17 March, 2018
Now, Words and Their Stories from VOA Learning English. Every week, we explore common expressions in American English.
Thunder storms. Rain storms. Snow storms. Electrical storms!
If conditions get bad enough, almost any kind of weather can become a storm.
Stormy weather can cause people to cancel their plans. It can cause major events to be postponed. And severe stormy weather can be dangerous to people, property and animals.
"Don't know why there's no sun up in the sky, stormy weather
since my man and I ain't together, keeps raining all the time."
Now, let's flip around the term "stormy weather."
If you weather the storm, or ride out the storm, you survive and move on without harm or injury. For example, let's talk about Tornado Alley, the name for part of the central United States.
During springtime, this area often has a large number of powerful tornadoes. People who live there are taught to hunker down in the safest place they can find and wait for the storm to pass. People who live in Tornado Alley are used to weathering many storms!
You can also weather a storm, they doesn't involve actual weather.
"To weather the storm" can also mean to make it through a difficult experience or trying times. So, if the stock market crashes, you might have to weather a financial storm. If you are a politician who gets discredited in public, you may have to lie low and weather the political storm.
Often before a big storm, conditions are calm.
The calm before the storm can happen anytime. It is the time before something bad happens. For example, at the beginning of a family reunion, the adults were all talking happily. But the older children knew it was just the calm before the storm. They've seen it happen before. The adults talk happily for about an hour. Then they start arguing about events from the past -- things that should really stay buried!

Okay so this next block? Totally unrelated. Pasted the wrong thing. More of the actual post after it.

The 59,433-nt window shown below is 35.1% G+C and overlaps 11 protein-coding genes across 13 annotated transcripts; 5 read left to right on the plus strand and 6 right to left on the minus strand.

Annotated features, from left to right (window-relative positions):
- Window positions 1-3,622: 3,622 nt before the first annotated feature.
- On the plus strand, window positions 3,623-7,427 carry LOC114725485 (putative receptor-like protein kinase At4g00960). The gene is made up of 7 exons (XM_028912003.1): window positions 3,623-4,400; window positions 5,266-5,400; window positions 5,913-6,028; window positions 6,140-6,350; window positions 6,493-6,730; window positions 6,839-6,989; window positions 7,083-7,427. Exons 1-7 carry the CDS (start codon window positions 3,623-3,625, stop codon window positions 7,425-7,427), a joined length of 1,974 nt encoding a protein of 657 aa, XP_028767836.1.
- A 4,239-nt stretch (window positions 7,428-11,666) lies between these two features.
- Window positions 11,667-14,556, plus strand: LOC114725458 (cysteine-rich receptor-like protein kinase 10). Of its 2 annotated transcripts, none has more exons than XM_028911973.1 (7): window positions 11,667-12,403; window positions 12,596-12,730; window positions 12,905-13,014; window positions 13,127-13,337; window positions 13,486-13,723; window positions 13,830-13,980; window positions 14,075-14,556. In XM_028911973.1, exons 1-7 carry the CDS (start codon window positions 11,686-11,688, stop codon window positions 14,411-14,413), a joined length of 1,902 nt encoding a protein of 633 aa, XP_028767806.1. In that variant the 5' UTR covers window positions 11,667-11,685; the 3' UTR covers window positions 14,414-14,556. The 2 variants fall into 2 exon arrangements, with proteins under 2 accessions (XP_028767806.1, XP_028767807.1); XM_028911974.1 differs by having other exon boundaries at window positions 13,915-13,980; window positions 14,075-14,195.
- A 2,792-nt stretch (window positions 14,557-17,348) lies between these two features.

But after the storm begins and you find yourself in the middle of it, you are in the eye of the storm.
In the world of weather, the eye of the storm is the calmest part, in the center of a hurricane, for example.
However, in the English language, if you are in the eye of the storm, you are in the most intense part of a conflict. For example, she had no idea that walking into the meeting would put her in the eye of the storm.
Now, a storm can cause great destruction, but it can also cause excitement. It's something people talk about.
If you want to give people something to talk about, you might want to use the following "storm" phrasal verb. Combining a verb with "up" and then the words "a storm" gives you a very useful phrasal verb. It means doing something to a great extent or degree.
For example, if you danced all night, you can say you danced up a storm. If you spend the whole month writing a book, you can say you wrote up a storm. If you are at a party and meet someone who won't keep quiet, you can say they are talking up a storm.
I think you get the idea.
Let's look again at the verb "to storm." It can also mean to attack. If soldiers storm a military base, they are attacking it. Used another way, you could say one storms into a place. We only do this when we are angry and/or full of purpose.